The invitation to be included in Philip Johnson’s major 1932 show about Modernism at MoMA in New York, Modern Architecture: International Exhibition, again increased his prominence and again served as a painful reminder of the split with Schindler, who was not invited. From this point his career went from strength to strength, at each turn along the way he was invited to join prestigious organisations whilst receiving a huge number of commissions to build family homes. Regardless of the increasing fame with each commission, he did not lose his fascination with how people live in a house. The notion of a client answering a detailed questionnaire before Neutra began designing for them seems entirely obvious now, but it was not when Richard Neutra presented this idea to clients.
In 1936 he employed Julius Shulman as a draftsman and to take photos of the Kun Residence. This launched an important architectural photography career for Shulman and a long collaboration followed with Neutra.
From 1942 to 1946, Richard Neutra sat on the advisory panel of the Architectural Review and was also one of a group of architects who built the Case Study Houses from 1945-64. His winter home for Edgar J Kaufmann in Palm Springs was an immediate international hit.
Kaufmann Desert Home 1946 Image Pmeulbroek CC BY SA 4.0
Featuring on the cover of Time Magazine was and remains a marker of success and in 1949 it was his moment – described as ‘one of the best and most influential moderns’. By now he was in a partnership with Robert E. Alexander which lasted until 1958, working on large-scale commercial designs and many notable homes. To have a Richard Neutra home mattered in Southern Californian society.
Sometimes, the entirely unexpected happens, according to an interview with Raymond Neutra (Richard’s son). In 1953, Richard had a heart attack and was hospitalised in East Hollywood. He recalled; ‘By pure coincidence, he was placed in the same room with Schindler, who was undergoing treatment for prostate cancer and had just a few months to live. The two men hadn’t spoken for many years before reconnecting there’. Old emotional wounds were healed over the few days there were rooming together remembering old world Vienna.
In 1965, Neutra went into partnership with his son Dion. It was a prolific time for Neutra and he built a series of villas in Europe. Amongst these was a commission by the politician and publisher of Die Zeit, Gerd Bucerius for a family home. That same year, Neutra accepted the role of Consultant to the Austrian Government for the Building Research Organisation.
Richard Neutra died in Wuppertal, Germany on April 16, 1970.
A selection of Richard Neutra projects:
1929 Lovell House Los Angeles California, credited as the US’ first International Style home aka Health House
1932 Neutra VDL Studio and Residence aka the Neutra Research House aka the Van der Leeuw House
1934 Sten Frenke California (for Russian actress Anna Sten who was signed to Universal)
1934 Beard House Altadena California
1935 House for Josef Von Sternberg, San Fernando Valley (Director of The Blue Angel) House demolished 1972
1936 Josef Kun House
1937 Koblick House, Silver Lake
1938 Windshield House, Fishers Island New York State. The subject of a film by the granddaughter of the owner’s Windshield: A Vanished Vision. The house collapsed shortly after completion in a hurricane was rebuilt then collapsed again in another hurricane in 1972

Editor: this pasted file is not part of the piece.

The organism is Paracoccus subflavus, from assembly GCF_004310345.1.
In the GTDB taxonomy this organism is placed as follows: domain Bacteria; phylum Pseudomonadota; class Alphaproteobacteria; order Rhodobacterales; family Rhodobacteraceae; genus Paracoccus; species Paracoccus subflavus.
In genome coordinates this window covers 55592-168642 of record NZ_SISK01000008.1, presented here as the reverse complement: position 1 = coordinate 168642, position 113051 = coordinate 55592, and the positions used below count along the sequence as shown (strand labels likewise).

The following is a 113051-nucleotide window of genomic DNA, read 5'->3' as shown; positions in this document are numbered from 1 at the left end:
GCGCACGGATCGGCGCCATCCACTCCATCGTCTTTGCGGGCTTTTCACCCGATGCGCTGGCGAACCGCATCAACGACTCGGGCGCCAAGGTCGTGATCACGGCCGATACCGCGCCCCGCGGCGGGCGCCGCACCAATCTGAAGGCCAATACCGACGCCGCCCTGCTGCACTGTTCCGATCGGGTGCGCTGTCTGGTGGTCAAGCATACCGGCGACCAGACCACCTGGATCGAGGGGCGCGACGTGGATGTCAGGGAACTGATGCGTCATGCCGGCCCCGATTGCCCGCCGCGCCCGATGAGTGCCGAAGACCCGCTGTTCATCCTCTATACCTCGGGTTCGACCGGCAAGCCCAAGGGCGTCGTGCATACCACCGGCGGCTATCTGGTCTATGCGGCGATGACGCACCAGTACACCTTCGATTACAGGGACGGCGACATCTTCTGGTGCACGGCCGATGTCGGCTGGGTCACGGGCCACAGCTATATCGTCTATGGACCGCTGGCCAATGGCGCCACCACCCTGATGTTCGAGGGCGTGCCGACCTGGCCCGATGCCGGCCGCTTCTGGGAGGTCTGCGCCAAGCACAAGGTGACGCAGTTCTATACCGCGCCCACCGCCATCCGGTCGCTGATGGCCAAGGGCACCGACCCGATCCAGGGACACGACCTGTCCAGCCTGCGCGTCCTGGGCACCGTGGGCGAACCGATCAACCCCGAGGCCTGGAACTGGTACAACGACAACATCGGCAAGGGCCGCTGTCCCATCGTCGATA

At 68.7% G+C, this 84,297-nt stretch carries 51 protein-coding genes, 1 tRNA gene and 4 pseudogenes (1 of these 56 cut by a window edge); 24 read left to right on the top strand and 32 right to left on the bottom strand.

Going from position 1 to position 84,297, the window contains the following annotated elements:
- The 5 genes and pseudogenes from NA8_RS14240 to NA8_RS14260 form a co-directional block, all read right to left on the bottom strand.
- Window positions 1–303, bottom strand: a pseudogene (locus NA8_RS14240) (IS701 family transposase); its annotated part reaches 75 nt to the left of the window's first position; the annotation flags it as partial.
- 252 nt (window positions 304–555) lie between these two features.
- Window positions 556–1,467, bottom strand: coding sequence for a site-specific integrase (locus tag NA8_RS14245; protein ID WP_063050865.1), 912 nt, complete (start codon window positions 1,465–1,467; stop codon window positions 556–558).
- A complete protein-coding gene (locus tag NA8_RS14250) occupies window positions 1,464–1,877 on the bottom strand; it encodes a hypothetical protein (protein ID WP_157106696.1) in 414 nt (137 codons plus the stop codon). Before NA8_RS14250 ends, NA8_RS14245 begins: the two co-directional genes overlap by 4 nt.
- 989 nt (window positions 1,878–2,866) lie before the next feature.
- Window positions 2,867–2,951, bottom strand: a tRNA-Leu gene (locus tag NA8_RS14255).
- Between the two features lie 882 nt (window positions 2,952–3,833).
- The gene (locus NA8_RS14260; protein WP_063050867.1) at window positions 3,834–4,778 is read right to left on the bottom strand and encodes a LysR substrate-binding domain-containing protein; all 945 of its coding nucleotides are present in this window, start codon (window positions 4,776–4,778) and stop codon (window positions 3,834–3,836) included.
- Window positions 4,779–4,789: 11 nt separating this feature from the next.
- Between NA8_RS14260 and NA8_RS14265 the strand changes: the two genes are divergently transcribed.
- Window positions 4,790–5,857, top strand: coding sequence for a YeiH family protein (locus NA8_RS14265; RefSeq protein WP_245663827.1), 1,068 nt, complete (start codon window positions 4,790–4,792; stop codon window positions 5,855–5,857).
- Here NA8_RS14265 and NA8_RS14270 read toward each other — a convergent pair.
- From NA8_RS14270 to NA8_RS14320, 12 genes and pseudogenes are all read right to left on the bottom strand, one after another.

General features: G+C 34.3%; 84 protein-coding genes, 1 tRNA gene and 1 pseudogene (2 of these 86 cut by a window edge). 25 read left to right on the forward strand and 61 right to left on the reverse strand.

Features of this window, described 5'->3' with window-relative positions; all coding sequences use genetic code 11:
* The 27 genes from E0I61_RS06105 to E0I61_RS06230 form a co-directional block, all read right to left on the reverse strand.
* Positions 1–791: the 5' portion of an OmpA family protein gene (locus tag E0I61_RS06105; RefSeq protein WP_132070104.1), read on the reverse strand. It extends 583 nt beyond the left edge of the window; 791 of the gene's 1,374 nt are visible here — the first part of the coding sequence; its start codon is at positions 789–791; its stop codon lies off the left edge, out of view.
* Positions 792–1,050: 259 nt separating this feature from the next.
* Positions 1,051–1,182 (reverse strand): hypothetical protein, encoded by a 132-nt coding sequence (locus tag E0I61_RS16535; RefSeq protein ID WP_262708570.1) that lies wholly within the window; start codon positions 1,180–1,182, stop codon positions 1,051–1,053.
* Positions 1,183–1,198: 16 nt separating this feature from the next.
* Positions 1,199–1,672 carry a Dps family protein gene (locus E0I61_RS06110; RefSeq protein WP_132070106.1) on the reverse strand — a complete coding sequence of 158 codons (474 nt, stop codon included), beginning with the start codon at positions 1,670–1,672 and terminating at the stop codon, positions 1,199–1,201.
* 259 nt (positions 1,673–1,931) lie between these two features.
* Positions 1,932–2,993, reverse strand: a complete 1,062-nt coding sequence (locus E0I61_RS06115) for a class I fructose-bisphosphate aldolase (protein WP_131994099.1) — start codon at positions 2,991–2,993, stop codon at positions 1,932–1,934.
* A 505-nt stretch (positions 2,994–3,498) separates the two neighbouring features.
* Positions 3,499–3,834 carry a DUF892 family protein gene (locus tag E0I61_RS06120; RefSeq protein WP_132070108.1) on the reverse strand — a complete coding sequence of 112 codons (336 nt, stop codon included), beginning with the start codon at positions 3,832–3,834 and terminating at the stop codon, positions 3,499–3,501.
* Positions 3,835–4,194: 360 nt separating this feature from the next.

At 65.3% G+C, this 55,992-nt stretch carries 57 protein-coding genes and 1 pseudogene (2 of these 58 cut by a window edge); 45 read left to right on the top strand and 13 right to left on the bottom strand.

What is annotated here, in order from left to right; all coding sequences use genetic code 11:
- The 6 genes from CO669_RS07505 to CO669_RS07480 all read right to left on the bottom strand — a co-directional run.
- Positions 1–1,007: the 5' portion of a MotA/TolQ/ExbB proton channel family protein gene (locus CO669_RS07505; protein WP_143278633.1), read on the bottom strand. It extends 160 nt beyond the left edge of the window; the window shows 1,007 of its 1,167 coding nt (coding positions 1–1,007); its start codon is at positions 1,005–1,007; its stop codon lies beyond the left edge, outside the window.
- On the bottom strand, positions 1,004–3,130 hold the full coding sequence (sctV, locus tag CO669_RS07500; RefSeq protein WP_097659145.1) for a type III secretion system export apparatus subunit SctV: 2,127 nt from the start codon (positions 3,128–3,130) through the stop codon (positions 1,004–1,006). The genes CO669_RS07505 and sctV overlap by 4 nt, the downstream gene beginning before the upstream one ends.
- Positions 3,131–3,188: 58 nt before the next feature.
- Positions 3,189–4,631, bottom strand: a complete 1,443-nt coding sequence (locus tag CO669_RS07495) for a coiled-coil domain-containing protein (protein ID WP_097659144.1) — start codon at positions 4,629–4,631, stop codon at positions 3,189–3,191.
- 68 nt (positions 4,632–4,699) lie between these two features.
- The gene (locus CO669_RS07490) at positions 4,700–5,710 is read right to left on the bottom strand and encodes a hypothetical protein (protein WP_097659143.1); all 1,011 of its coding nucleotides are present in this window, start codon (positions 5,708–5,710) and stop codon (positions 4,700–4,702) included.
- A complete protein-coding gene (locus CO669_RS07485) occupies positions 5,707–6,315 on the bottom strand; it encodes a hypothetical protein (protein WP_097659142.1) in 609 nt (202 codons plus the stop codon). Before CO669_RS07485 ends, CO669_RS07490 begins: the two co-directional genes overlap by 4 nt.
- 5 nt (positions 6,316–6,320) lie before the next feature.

1937 House for Leon Barsha (numerous films and The Twilight Zone and Rawhide for Television)
1937 Miller House Palm Springs California designed for actress Grace Lewis Miller
1937 Strathmore Apartments in Westwood, residents included Orson Wells, Luise Rainer and Dolores Del Rio
1938 House for Albert Lewin, Hollywood Film Director (The Picture of Dorian Grey) later home to Mae West
1937 Landfair Appartments Westwood LA, International Style
1940 Davey House, Carmel
1941 The Bonnet House
1947 Kaufmann Desert House, Palm Springs Califonia built as a holiday home for Edgar J Kaufmann retail magnet, considered an excellent example of Biorealism
1947 Tremaine House Montecito California
1948 – 1961 The ‘Neutra Colony’
Sokol House 1948
Sokol House Richard Neutra 1948 Image: Michael Locke
- Edward J Flavin House 1957
Edward Flavin House Richard Neutra 1957: Image Michael Locke
1949 Millard Kaufman House Hollywood Hills for the screenwriter who created Mr Magoo
1950 Holiday House Motel Malibu California
1955 Perkins House, Pasadena for Constance Perkins with noted indoor/outdoor pool
1955 US Embassy in Karachi.
1956 Chuey House
1957 Airman Memorial Chapel at the Miramar Naval Air Station, San Diego California
1959 Oyler House Lone Pine California, famed small scale commission for a ‘working class government employee’
1960 The Sale Residence
1962 Eagle Rock Clubhouse LA (rumour has it that William Holden was on the guest list for the official openning)
1962 Los Angeles County Hall of Records with architect Robert Alexander
1962 The Cyclorama Building, Gettysburg battlefield visitors centre, Pennsylvania demolished 2013
1962 Maslon House Rancho Mirage Califonia demolished 2013
1964 The Rice House, Lock Island, James River, Richmond, Virginia International Style
1968 Orange County Courthouse / Central Justice Center
Awards and Honours:
City of Vienna Architecture Prize 1958
Wilhelm Exner Medal 1959 (Austrian Association of Crafts)
Order of Merit Federal Republic of Germany 1959
The Klimt Award, Vienna 1961
AIA Award Southern California Chapter 1939 1947 1949 1963
AIA Fellow 1947
Noted in the Hall of Fame of the 1939 World Fair in NYC
Richard Neutra Room established at the Library of the University of California, LA 1953,
Bicentennial Silver Medal from Columbia University 1954
The Honorary Doctorate University of Graz, Technical University of Berlin, University of Rome,
Honourary Member Union of Hungarian Architects 1963
Benjamin Franklin Fellow Royal Society of Arts London 1965
Cross of the Federal Republic of Germany 1967
Gold Ring, City of Vienna 1968
Honorary President Bund Deutscher Architekten Germany 1969
Posthumously awarded the AIA Gold Medal 1977
Header image of Richard Joseph Neutra © J. Paul Getty Trust. Getty Research Institute, Los Angeles (2004.R.10) Julius Shulman photography archive, 1936-1997. Series II. Architects, 1936-1997
Featured image CC BY SA 4.0
Reminiscence in a hospital room, published in Archdaily
Bauhaus teaching and lecture tour Matthias Brunner
Richard Neutra’s Ambiguous Relationship to Luxury